To Tip or Not to Tip: Is it a Must in Restaurants and Hotels?

  • Thread starter Medicol
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In summary: The general consensus is to always tip your waitstaff, bartenders, and hairdressers. However, there is variation depending on the quality of service. For example, you would not generally tip a cab driver, but you might tip a hotel porter. If you're not sure, it's always polite to leave a small tip, especially if the service was good.
  • #1
Medicol
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If you go into a good restaurant or check in some luxurious 5 star hotel, do you have to tip the bellboys, any waiters or waitresses etc ?
What if you do and act like Mr.Bean or Ms.Swan ?
 
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  • #2
Medicol said:
If you go into a good restaurant or check in some luxurious 5 star hotel, do you have to tip the bellboys, any waiters or waitresses etc ?
What if you do and act like Mr.Bean or Ms.Swan ?
In the United States tipping is a must unless the person has done something really wrong, that's how they make their money. It doesn't matter if it's a nice place or a dive, you tip. In a hotel, at the end of your stay, you also leave a tip for the people that clean your room, or if you're smart you tip them some the first day. Because I traveled a lot for my job, I was actually given instructions on who to tip, when, and how much. I was surprised at how many people I was supposed to tip, I never would have guessed.

Oh dear, this says tip the room cleaner daily since the person can change.

http://www.cnn.com/2011/TRAVEL/06/24/hotel.housekeeping.tipping/
 
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  • #3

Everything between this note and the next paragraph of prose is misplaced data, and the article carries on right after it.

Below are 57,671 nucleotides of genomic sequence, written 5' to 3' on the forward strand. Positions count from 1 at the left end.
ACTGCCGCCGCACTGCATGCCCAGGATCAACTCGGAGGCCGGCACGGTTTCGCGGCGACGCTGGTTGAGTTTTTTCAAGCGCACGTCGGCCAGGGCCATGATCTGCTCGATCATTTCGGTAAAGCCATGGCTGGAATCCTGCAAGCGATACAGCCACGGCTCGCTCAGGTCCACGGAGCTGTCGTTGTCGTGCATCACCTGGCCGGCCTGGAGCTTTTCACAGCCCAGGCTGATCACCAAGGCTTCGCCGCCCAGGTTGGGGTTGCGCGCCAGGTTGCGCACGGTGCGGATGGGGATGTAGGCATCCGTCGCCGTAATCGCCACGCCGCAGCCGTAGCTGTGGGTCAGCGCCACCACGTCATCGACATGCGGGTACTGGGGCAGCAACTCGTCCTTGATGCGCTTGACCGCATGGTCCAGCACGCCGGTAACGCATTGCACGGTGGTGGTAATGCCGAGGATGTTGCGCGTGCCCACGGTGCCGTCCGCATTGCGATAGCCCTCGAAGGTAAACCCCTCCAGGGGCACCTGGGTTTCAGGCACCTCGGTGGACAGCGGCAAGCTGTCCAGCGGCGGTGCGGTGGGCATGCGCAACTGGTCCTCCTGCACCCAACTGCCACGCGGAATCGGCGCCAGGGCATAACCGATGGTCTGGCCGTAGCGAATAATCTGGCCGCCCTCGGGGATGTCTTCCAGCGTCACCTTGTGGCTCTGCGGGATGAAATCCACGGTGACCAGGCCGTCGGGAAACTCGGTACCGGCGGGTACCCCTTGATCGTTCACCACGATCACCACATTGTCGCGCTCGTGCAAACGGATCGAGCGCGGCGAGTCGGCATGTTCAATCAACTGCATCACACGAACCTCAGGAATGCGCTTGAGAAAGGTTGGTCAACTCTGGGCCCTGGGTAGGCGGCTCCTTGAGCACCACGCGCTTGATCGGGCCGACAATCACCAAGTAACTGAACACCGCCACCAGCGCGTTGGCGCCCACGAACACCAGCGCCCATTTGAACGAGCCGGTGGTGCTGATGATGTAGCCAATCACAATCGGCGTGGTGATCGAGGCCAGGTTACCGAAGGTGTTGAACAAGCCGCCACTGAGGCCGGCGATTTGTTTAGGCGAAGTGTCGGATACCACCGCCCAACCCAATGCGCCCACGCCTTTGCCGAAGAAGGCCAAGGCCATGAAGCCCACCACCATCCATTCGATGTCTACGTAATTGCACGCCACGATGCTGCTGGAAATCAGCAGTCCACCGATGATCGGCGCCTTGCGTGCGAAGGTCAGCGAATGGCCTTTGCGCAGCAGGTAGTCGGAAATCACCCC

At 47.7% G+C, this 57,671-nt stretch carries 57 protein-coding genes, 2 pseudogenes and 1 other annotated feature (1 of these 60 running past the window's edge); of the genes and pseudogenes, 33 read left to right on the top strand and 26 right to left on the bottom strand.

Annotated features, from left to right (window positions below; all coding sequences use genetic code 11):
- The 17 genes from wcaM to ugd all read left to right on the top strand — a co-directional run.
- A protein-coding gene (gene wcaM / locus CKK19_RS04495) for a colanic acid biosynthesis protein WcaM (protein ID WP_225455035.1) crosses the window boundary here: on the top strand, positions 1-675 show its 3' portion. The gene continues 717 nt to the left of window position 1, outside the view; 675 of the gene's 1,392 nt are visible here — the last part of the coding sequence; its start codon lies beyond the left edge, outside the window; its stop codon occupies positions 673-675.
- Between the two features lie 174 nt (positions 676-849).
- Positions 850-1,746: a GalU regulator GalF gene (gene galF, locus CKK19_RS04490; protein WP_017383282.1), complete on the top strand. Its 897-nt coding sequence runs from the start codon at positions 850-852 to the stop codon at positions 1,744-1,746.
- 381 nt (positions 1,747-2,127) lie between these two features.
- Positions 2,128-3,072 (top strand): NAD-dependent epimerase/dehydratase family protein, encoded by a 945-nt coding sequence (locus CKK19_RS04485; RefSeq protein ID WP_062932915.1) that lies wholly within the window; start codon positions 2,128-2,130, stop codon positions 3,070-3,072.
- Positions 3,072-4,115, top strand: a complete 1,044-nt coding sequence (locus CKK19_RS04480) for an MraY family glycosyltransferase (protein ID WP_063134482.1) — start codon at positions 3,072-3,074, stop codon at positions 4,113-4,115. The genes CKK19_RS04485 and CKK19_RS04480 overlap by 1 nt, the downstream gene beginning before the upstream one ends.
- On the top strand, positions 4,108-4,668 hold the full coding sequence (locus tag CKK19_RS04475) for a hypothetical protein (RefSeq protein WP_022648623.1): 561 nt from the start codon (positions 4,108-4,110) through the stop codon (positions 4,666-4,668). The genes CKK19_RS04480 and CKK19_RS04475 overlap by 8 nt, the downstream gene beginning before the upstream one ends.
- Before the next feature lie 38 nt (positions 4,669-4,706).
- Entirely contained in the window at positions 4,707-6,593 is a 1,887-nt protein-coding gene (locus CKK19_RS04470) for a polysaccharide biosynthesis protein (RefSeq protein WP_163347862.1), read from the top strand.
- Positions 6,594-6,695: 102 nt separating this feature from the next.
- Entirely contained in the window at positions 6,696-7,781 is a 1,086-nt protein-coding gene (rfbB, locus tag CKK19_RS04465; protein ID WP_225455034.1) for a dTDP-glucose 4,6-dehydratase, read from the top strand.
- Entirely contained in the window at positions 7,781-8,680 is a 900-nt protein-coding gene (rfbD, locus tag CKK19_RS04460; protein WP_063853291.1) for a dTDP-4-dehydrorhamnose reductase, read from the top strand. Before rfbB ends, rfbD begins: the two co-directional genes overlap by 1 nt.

Medicol said:
If you go into a good restaurant or check in some luxurious 5 star hotel, do you have to tip the bellboys, any waiters or waitresses etc ?
What if you do and act like Mr.Bean or Ms.Swan ?

As Evo said, it is expected in the US and it is extremely disrespectful of service people who depend on tips for most of their wages if you do not tip. It is especially bad manners to not tip if the service is good.
 
  • #4
Evo said:
Because I traveled a lot for my job, I was actually given instructions on who to tip, when, and how much. I was surprised at how many people I was supposed to tip, I never would have guessed.

Could you share on who to tip, when and how much if you are staying at a rather nice hotel?
(Background: Grad student attending a conference, room is being paid for but I guess I need to factor tips into my expenses)
 
  • #5
I'm never sure who to tip. I've been to lots of restaurants, so I know to tip the servers. I'm going to get my first professional massage soon. Do I tip them? I have no idea. I pay a bunch of money for the massage itself... so why would I tip? And haircuts. Do I tip them? I've done my own haircuts ever since I was old enough to do it myself, so I don't know if I tip hair stylists. Never heard of tipping barbers, and that's what I went to as a kid, but I've never went to a stylist. I want to, but I don't know if I'm supposed to tip them. Seems like it might be awkward. "And here's some extra money..."
I guess it comes down to if the person providing the service makes less money because they're expected to get tips. And... I would know this information how?
 
  • #6
I read once that you tip the hair stylist if they are an employee, but not if they are the owner. Of course this was decades ago, but it makes sense, the employee only gets to keep part of what you pay, the owner keeps all, or the employee may rent space from the owner and keep the fee, but they still don't get to keep as much as the owner in the end. I will try to do some research tonight and try to find out what the current tip etiquette is.
 
  • #7
I always tip my barber. Unless you frequent the art of shaving, barbershop prices are low so giving another 5 bucks doesn't hurt. Plus you never know how much a few extra bucks means to someone. My dad always tipped barbers so I started doing it out of habit. My usual barber certainly doesn't mind.

And as evo mentioned when it comes to servers in the US tips are their source of income so you have to tip them. In my opinion if you can't afford to tip a server then you shouldn't be eating at a restaurant. It is messed up that the servers have to mainly live off of tips but the US isn't exactly known for it's fair treatment of these kinds of employees.
 
  • #8
I tip:

* waiters: 15% for good/normal service, 20% for exceptional service, 0-10% for substandard service, depending on how bad
* bartenders: a buck (if male) or two (if female) per drink
* woman who cuts my hair: $5
* cab driver: 10% or so
* guy who carries my bags at a hotel if I'm too lazy: $5
 
  • #9
leroyjenkens said: